In a proposal brought before this church Senior Pastor Sam Shaw and 19 other members are recommending the switch, 1, 200 members are opposing it. The opposition has even led some members to start a web forum for discussion of the issues at stake. It seems from their comments that many are concerned that a change in governance would dissolve all congregational say in the rule of the church, but such does not have to be the case. A pluarality of elders is perfectly compatible, as one sees in the New Testament, with congregational rule. This is simply a case of misinformation, and what appears high emotions.

I do not wish to claim that I know what is going on at GBC, I do not. And to comment on it is risky. I pray for my brothers and sisters at this church, that the Lord will give them discernment and kindness to work through the texts of Scripture and come together on approving the Biblical model of church government.

There is another concern, however, in this matter. Pastor Shaw's comments on the matter have struck me as equally uninformed. I hope such is not the case, but it appears that his conclusions about what elder led means seem to be more of a replacement board instead of a spiritual leadership team. To replace a deacon board with an elder board that does the same thing would be to miss the entire purpose of the switch. I will give him the benefit of the doubt, however.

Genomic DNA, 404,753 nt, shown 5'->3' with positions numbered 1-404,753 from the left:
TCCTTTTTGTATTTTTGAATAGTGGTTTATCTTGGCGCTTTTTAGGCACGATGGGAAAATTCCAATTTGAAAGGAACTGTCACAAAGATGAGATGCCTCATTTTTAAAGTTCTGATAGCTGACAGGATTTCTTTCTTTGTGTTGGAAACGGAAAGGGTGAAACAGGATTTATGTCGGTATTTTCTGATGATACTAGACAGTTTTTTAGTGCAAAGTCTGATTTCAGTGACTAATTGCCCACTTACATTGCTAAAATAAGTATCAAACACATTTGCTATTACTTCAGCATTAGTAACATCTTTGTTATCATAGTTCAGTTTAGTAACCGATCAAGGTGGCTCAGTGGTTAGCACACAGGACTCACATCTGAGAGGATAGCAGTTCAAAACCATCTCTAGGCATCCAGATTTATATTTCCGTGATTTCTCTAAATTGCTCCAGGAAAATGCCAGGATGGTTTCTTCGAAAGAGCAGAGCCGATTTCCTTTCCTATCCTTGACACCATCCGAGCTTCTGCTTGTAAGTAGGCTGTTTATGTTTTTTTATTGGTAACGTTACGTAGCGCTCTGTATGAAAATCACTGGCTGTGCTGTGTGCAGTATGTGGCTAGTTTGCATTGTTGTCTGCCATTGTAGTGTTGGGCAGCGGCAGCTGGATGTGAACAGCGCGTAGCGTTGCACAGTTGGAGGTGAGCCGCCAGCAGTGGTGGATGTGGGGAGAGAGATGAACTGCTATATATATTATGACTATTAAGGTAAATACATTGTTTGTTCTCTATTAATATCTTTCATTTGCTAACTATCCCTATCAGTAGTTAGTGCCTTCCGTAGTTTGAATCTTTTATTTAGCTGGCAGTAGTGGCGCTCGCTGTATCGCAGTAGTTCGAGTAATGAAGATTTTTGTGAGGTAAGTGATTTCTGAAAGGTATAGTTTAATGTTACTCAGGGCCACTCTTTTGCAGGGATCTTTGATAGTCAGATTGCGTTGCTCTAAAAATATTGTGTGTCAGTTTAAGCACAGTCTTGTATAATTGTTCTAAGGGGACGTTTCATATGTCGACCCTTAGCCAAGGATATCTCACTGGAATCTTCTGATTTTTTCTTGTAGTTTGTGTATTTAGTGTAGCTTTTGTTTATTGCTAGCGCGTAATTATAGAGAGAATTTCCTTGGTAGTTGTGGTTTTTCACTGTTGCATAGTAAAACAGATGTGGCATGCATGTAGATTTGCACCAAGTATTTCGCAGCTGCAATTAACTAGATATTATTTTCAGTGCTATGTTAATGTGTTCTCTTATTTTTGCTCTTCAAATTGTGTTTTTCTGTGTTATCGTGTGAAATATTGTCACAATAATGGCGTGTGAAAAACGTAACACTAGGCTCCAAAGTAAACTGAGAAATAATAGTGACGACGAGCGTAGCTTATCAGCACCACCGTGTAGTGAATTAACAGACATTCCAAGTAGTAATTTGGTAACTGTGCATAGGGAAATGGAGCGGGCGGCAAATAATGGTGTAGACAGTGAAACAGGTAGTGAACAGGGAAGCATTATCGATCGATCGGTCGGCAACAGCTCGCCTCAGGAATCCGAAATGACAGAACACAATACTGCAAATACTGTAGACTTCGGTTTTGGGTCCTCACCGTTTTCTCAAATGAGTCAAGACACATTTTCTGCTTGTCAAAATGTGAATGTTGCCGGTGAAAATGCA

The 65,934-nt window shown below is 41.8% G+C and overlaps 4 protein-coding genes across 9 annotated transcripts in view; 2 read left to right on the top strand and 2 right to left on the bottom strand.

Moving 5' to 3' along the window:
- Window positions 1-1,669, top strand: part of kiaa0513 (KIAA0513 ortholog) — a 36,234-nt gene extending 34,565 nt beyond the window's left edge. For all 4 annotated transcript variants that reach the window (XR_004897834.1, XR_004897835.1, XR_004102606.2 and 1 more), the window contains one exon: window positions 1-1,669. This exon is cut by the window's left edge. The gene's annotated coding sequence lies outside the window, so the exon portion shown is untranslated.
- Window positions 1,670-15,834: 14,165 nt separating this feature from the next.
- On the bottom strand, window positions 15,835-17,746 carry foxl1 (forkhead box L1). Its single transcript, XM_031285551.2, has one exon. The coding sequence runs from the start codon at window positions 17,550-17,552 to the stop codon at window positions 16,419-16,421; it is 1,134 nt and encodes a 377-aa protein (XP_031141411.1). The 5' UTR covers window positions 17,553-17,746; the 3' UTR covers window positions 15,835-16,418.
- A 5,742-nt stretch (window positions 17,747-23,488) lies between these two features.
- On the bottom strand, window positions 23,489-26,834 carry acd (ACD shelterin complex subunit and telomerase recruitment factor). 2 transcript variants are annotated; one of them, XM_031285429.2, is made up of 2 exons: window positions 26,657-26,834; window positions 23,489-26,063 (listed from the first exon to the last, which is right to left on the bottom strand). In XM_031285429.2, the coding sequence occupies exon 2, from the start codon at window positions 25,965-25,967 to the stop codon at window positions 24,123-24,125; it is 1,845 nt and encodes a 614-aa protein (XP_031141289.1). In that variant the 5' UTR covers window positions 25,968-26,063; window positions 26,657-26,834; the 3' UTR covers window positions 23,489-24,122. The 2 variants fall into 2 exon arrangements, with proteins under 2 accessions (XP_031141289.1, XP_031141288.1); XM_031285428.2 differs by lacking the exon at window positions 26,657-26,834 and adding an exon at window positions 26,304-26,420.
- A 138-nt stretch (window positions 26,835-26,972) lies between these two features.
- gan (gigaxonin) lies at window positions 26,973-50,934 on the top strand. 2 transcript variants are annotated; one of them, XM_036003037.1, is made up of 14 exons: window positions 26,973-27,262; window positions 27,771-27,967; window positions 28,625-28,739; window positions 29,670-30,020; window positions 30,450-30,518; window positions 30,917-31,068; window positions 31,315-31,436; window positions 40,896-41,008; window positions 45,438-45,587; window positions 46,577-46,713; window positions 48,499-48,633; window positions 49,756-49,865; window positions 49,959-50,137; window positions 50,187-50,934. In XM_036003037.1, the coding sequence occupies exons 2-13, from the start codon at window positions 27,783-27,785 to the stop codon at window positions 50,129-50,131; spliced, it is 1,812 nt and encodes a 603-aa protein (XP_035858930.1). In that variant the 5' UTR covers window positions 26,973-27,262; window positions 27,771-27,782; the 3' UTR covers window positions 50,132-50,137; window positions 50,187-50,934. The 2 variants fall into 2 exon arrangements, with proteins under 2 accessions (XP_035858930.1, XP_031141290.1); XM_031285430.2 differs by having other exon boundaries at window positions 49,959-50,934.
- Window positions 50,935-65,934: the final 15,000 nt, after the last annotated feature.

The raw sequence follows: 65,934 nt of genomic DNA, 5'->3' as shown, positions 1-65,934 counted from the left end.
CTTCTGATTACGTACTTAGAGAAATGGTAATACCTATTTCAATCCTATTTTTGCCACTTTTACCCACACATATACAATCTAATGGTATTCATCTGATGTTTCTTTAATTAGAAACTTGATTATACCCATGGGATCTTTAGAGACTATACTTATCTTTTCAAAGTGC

Changes within churches are often hard, especially on those who have been long time members of that church. What's worse is when changes are attempted without anyone ever teaching on why these changes are Biblical and necessary, I hope such has not been the case at GBC. A word to pastors, teach it before you do it!

To our family at GBC we pray with you that God's will be done, and that in the midst of high emotions there is no sin.

Wednesday, April 05, 2006

My Trinity

"Today most Western Christians are practical modalists," so says Robert Letham in his book The Holy Trinity. A modalist is someone who sees the Father, Son, and Holy Spirit not as three persons of the one Godhead but different roles that the one God plays. So at sometimes God is the Father, when He came in the flesh He was the Son, and after the Son's resurrection He now plays the role of the Holy Spirit. What Letham is suggesting is that today many Protestants do not have a functioning view of the doctrine of the trinity. And sadly most do not realize it.